Life is full of transitions.
As a young music therapist, I’ve dealt with some pretty big ones in the past 3 years. The nature of our degree is that within a year, two major changes happen. We go from student to intern, and then intern to professional. Navigating those changes can be difficult by themselves, but they are often coupled with weddings, big moves, and more often than not, financial difficulties.
The next 5 weeks will offer some insight into the transitions as well as some helpful tools of survival as you move from student to professional. If you’ve already made the transition, feel free to comment with your own thoughts and reflections!
This list will mostly be things to have in the back of your head since you obviously have enough to do (write that paper yet?). Managing to balance these few tips will prepare you in a wonderful way for internship and professional life!
Networking: As a student, you have the fortune of being closely connected to an in house network of professionals and fellow students. School is a tight knit pool of knowledge that is very easy to get used to, but once you are an intern, and then a professional, you are often by yourself or with a few others. Beginning to network at an early stage is vital to making yourself known to other professionals, potential supervisors, and potential collaborators/colleagues/bosses/employees. I often see seniors scrambling around at conferences the spring before their internship to introduce themselves to supervisors: Don’t let yourself be one of these people. Use tools that you are already using (facebook, twitter, linkedin, blogs, listservs) to connect with these people early in your school career.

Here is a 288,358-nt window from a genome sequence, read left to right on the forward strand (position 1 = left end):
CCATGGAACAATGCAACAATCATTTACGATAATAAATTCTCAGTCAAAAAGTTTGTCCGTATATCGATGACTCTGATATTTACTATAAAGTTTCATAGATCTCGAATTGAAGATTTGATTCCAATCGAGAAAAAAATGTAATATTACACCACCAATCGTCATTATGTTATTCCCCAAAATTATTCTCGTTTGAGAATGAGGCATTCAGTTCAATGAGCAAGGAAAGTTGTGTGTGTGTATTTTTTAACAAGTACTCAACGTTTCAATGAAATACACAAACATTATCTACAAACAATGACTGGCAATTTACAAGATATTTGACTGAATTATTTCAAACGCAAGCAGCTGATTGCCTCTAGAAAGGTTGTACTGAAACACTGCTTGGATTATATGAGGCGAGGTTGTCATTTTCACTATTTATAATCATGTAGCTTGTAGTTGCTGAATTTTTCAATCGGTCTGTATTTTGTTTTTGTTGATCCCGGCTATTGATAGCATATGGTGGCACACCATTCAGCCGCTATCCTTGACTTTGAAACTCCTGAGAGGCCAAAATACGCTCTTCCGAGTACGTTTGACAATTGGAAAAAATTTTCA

Repertoire: As much as I enjoy playing my guitar in front of youtube, I loved playing guitar in a circle of my peers and memorizing music that way. You have (again) the advantages of a large group of people at arm’s reach who know lots of music, have different skills, and can offer insight. While we learn lots of new songs in our internship, no one enjoys the rush to memorize a chord progression 10 minutes before a session. Have things ready to go at all times.
Don’t lock yourself into a population: Trust me, I know. Those little kids/older adults/ hospital patients are ADORABLE and the only thing you ever want to do and you feel such a calling for it. Every degree program I know of has a system in place to prevent a student from focusing on only one area, but often if a student is focused on one thing, they will shut down while experiencing the others. Keep an open mind. I was in school with a person who said they would only ever work with children with Cerebral Palsy in private schools. I certainly hope they found a job that met all of their requests, but odds are that they didn’t right after graduation. Our field is young enough and growing enough that jobs can pop up anywhere and everywhere. Some areas may not be for you, but closing yourself off before ever giving it a try is very limiting.
Get Comfortable: I will later rescind this mandate, but for now, develop your skills, take leadership positions, find your comfort zone, and then push outside of it. Accept yourself as a person and as a musician, and try to find that balance between “I can help this person” and “I am powerless”. Recognizing what you are comfortable with will make it easier to push your boundaries later on.
I hope some of these tips are helpful to those in school, or to those of us out of school and still in possession of the student’s mind. Next week we’ll address starting the internship, as well as that little thing called ego. Please feel free to leave your comments and suggestions!